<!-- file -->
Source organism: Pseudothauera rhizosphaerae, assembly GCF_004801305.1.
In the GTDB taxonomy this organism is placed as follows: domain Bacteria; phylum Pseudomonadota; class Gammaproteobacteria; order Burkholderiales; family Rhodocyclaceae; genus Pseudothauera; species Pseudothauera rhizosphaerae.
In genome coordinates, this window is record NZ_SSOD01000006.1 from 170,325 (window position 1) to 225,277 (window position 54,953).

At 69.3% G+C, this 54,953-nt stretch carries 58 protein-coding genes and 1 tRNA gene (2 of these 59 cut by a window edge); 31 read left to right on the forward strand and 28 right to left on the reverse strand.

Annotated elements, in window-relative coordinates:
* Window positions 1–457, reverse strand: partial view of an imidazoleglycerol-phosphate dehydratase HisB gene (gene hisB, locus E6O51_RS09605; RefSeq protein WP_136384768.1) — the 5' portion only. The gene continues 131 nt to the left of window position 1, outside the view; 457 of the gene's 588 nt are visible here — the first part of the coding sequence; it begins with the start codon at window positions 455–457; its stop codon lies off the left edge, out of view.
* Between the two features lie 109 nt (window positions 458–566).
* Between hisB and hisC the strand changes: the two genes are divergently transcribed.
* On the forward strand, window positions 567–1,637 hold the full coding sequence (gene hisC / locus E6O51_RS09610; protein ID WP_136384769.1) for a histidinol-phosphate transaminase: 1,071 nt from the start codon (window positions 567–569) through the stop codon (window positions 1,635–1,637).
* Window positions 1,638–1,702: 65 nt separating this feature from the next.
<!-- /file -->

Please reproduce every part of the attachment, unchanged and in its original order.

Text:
Source organism: Pseudothauera rhizosphaerae, assembly GCF_004801305.1.
In the GTDB taxonomy this organism is placed as follows: domain Bacteria; phylum Pseudomonadota; class Gammaproteobacteria; order Burkholderiales; family Rhodocyclaceae; genus Pseudothauera; species Pseudothauera rhizosphaerae.
In genome coordinates, this window is record NZ_SSOD01000006.1 from 170,325 (window position 1) to 225,277 (window position 54,953).

At 69.3% G+C, this 54,953-nt stretch carries 58 protein-coding genes and 1 tRNA gene (2 of these 59 cut by a window edge); 31 read left to right on the forward strand and 28 right to left on the reverse strand.

Annotated elements, in window-relative coordinates:
* Window positions 1–457, reverse strand: partial view of an imidazoleglycerol-phosphate dehydratase HisB gene (gene hisB, locus E6O51_RS09605; RefSeq protein WP_136384768.1) — the 5' portion only. The gene continues 131 nt to the left of window position 1, outside the view; 457 of the gene's 588 nt are visible here — the first part of the coding sequence; it begins with the start codon at window positions 455–457; its stop codon lies off the left edge, out of view.
* Between the two features lie 109 nt (window positions 458–566).
* Between hisB and hisC the strand changes: the two genes are divergently transcribed.
* On the forward strand, window positions 567–1,637 hold the full coding sequence (gene hisC / locus E6O51_RS09610; protein ID WP_136384769.1) for a histidinol-phosphate transaminase: 1,071 nt from the start codon (window positions 567–569) through the stop codon (window positions 1,635–1,637).
* Window positions 1,638–1,702: 65 nt separating this feature from the next.